Why is the Passive Loss Exception an Issue?
The passive loss exception enables working interest owners in oil and natural gas production to achieve some parity between their investments and those of corporate shareholders. By counting any working interest investment losses as active instead of passive, investors are able to treat the normal business deductions from their investment in the same way that a corporation would. But the Obama Administration would repeal the passive loss exception.
Why was the Passive Loss Exception Created?
The passive loss exception reflects Congressional recognition that the Tax Reform Act of 1986 created an inequity. The Tax Reform Act divided investment income/loss into two baskets – active and passive. Moreover, the passive loss rules apply only to individuals; corporations pass the same deductions to shareholders as part of the overall value of the stock. If income/loss, arising from natural gas and oil working interests, were treated as passive income/loss, taxpayers would be significantly less willing to risk an investment in natural gas and oil development.
Most American wells today are drilled by small and independent companies, many of which depend on individual investors. There is no sound reason for Congress to enact tax rules that would discourage individual investors from continuing to participate in energy investments. The repeal of the working interest rule, therefore, would senselessly drive natural gas and oil investments away from individuals and toward corporations.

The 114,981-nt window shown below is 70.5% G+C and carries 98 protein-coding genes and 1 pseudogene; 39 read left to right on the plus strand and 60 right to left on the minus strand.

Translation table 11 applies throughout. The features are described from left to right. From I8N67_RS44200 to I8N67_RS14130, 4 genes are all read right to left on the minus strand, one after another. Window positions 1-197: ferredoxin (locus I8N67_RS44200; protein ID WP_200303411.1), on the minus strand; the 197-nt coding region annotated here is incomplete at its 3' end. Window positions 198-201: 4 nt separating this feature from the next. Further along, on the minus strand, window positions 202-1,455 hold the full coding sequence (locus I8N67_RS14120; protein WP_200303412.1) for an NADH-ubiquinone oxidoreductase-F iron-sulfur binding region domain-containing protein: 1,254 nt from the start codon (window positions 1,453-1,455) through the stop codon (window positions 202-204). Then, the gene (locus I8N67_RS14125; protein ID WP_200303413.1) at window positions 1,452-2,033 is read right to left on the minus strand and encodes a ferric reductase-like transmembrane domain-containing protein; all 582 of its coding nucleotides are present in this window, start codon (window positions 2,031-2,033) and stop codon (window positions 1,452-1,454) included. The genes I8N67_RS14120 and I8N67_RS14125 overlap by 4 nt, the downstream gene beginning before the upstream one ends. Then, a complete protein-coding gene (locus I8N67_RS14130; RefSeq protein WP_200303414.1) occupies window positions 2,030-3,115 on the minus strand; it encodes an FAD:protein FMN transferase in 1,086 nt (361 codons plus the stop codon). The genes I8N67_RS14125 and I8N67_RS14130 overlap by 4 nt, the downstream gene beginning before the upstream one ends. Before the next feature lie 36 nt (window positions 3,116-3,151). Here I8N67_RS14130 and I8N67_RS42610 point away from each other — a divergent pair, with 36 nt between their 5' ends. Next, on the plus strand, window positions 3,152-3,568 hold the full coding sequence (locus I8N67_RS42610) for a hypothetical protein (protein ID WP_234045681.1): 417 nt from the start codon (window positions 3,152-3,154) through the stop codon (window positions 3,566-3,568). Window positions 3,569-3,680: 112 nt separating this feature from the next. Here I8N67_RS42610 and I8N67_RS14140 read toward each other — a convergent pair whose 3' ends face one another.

What is Active Versus Passive?
Passive income and loss are based on an activity in which the investor is not “materially” involved. According to the IRS, material involvement is on a “regular, continuous, and substantial” basis. For example, if an investor buys shares in a rental property – in which he or she is not actively involved in operating or maintaining – the investment is considered passive. This is the same for limited partnerships – a limited partner invests in the partnership but is not involved in the day to day activity and operations.
Limited partners are vital to the investment in oil and natural gas, spurring investment in American energy. Unfortunately, drilling a well does not guarantee resource production; yet the capital costs of exploration – successful or not – are extremely high. Because of the passive loss exception, working interests in oil and natural gas are removed from the passive income basket. In other words, all oil and gas working interests are considered active, even if the investor is not the operator of the drilling and production operations.
Importantly, investors in working interests are engaged in the very real activity of exploring for and developing oil and natural gas resources. Moreover, these investors are allowed deductions only for the actual expenses incurred and paid by them with respect their working interests. Working interest owners cannot deduct any expenses that have not actually been incurred by them and for which they are not entirely liable. By defining this income/loss as active, these investors and partners are able to continue advancing American energy exploration and production.
Why is Passive Loss Exception Important to American Energy?
The passive loss exception enables continued investment into American energy exploration, supporting the small businesses and the countless other industries and consumers who benefit from affordable, secure American energy. By allowing individual investors to participate actively in oil and natural gas production ventures, investment is able to continue where it would otherwise be lost.